The United Nations World Food Programme (WFP), The Vodafone Group Foundation, and the United Nations Foundation announced today a ground-breaking global partnership for emergency communications. The partnership will increase the effectiveness of the information and communications technology (ICT) response to major emergencies and disasters around the world.
The partnership – which includes a $4.3 million commitment from The Vodafone Group Foundation-United Nations Foundation Technology Partnership, as well as a further $1.8 million contribution from the WFP – will develop the first-ever ICT training program that will be open to the global community of humanitarian relief organizations.
“Over the next three years, this partnership will contribute to our work to help save millions of lives. Better telecommunications mean we can respond faster and more efficiently, with much greater access to those in urgent need,” said Josette Sheeran, WFP’s Executive Director. She added that WFP was greatly encouraged that The Vodafone Group Foundation and UN Foundation recognized that telecommunications are essential to food aid convoys, aircraft and medical teams delivering vital relief assistance.
The focus of the partnership will be to standardize ICT solutions used by global aid organizations to improve the speed with which critical communications networks can be established in the immediate aftermath of a humanitarian crisis. Over the next three years, the program will also:
• expand the pool of trained ICT experts on WFP and other UN and NGO staff to more than 500 first responders
• support the immediate deployment of rapid response ICT teams.
“More and more frequently, the international aid community is being called on to help save lives, restore order and rebuild communities after major disasters,” said Kathy Bushkin Calvin, Chief Operating Officer of the United Nations Foundation. In 2007, aid groups responded to 19 major crises worldwide. “By investing in disaster response before disaster strikes, and by opening this partnership to the entire relief community, we know that this will help strengthen everyone’s efforts on the ground.”
“This is about harnessing the power of telecommunications which will help WFP and other humanitarian agencies get the job done,” said Andrew Dunnett, Director of The Vodafone Group Foundation. “In line with the huge demand for telecoms technology in disaster response, ICT workers are often among the first on the scene. This partnership supports the smart and effective use of telecommunications technology, enabling WFP to deploy quickly in the most difficult and dangerous situations and set up the necessary communications networks, so that relief workers can coordinate logistics and deliver vital supplies.”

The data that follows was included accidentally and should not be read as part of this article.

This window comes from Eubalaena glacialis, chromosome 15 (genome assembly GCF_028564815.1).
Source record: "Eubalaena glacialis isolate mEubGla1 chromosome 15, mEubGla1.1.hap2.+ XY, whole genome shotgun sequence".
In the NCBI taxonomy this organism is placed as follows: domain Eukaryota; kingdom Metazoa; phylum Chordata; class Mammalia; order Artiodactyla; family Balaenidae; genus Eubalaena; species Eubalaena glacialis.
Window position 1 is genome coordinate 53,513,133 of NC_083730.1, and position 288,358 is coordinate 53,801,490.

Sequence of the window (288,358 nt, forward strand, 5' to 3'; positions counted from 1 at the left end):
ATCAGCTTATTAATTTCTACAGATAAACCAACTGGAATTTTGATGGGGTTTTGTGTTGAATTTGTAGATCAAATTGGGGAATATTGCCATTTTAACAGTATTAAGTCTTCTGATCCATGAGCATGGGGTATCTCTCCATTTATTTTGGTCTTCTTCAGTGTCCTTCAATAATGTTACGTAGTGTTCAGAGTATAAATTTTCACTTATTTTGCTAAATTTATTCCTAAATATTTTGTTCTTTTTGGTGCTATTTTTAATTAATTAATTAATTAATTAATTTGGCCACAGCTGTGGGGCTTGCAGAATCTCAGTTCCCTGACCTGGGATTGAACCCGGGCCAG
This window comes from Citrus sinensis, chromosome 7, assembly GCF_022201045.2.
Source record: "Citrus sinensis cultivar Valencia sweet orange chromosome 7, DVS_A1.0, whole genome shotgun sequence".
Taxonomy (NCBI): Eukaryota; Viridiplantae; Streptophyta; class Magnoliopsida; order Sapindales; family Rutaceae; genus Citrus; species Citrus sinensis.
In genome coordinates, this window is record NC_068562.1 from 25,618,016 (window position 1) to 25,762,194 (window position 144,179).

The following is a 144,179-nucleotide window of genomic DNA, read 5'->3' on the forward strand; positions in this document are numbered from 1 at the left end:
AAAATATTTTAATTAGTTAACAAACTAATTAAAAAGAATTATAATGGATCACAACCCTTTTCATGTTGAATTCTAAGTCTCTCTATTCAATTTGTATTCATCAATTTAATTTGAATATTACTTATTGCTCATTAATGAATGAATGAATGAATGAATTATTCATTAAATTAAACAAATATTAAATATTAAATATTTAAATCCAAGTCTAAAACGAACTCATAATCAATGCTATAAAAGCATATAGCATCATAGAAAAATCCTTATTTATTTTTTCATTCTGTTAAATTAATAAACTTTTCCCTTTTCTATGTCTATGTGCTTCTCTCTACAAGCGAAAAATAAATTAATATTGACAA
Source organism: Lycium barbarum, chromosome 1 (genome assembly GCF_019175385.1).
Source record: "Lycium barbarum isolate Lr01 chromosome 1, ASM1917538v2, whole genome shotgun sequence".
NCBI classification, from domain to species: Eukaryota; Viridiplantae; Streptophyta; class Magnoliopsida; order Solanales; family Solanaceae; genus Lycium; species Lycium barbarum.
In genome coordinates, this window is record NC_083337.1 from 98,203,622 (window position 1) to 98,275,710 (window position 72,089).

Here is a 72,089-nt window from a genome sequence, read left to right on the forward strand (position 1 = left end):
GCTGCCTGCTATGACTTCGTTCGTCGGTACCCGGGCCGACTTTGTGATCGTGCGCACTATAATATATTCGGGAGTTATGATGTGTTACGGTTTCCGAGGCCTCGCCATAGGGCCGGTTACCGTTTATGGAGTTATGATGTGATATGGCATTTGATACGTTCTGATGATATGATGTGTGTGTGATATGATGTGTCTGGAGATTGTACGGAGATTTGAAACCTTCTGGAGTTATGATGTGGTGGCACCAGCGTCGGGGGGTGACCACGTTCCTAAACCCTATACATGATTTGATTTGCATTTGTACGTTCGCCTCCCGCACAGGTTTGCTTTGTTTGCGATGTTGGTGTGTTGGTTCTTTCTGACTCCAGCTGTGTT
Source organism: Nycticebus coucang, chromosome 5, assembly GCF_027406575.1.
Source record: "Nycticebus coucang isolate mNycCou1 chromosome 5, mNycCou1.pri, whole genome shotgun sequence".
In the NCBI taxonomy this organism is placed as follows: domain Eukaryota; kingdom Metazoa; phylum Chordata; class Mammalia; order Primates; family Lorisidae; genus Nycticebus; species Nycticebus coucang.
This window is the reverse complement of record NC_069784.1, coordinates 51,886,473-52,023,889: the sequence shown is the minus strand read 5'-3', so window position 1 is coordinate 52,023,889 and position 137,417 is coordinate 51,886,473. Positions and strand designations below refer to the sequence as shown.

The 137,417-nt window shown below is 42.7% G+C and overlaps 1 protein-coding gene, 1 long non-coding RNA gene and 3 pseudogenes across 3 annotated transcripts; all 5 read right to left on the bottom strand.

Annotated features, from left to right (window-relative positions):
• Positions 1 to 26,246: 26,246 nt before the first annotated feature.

The program builds on funding provided by the two Foundations in 2006 to research and develop ICT best practices, and a curriculum used in a preliminary ICT training program last March which trained 21 ICT staff from agencies including WFP, UNICEF, OCHA, Oxfam, and the Swedish Rescue Service Agency. Since then, these experts have been deployed to provide technical expertise in emergencies including the bombing of UN and government offices in Algeria in December 2007, flooding in Bangladesh in November 2007 and during the ongoing flooding in Mozambique.
Note to editors: Multi-media content including downloadable print-quality photographs of humanitarian emergencies and ICT staff working during disaster response is available on the Vodafone media relations website www.vodafone.com/media. Audiocast reports from WFP ICT staff on recent missions to disasters are available on the UNF website at www.unfoundation.org/vodafone.
About the World Food Programme (WFP)
WFP is the world’s largest humanitarian agency: last year, we gave food to 88 million poor people to meet their nutritional needs, mostly women and children, in 78 of the world’s poorest countries.
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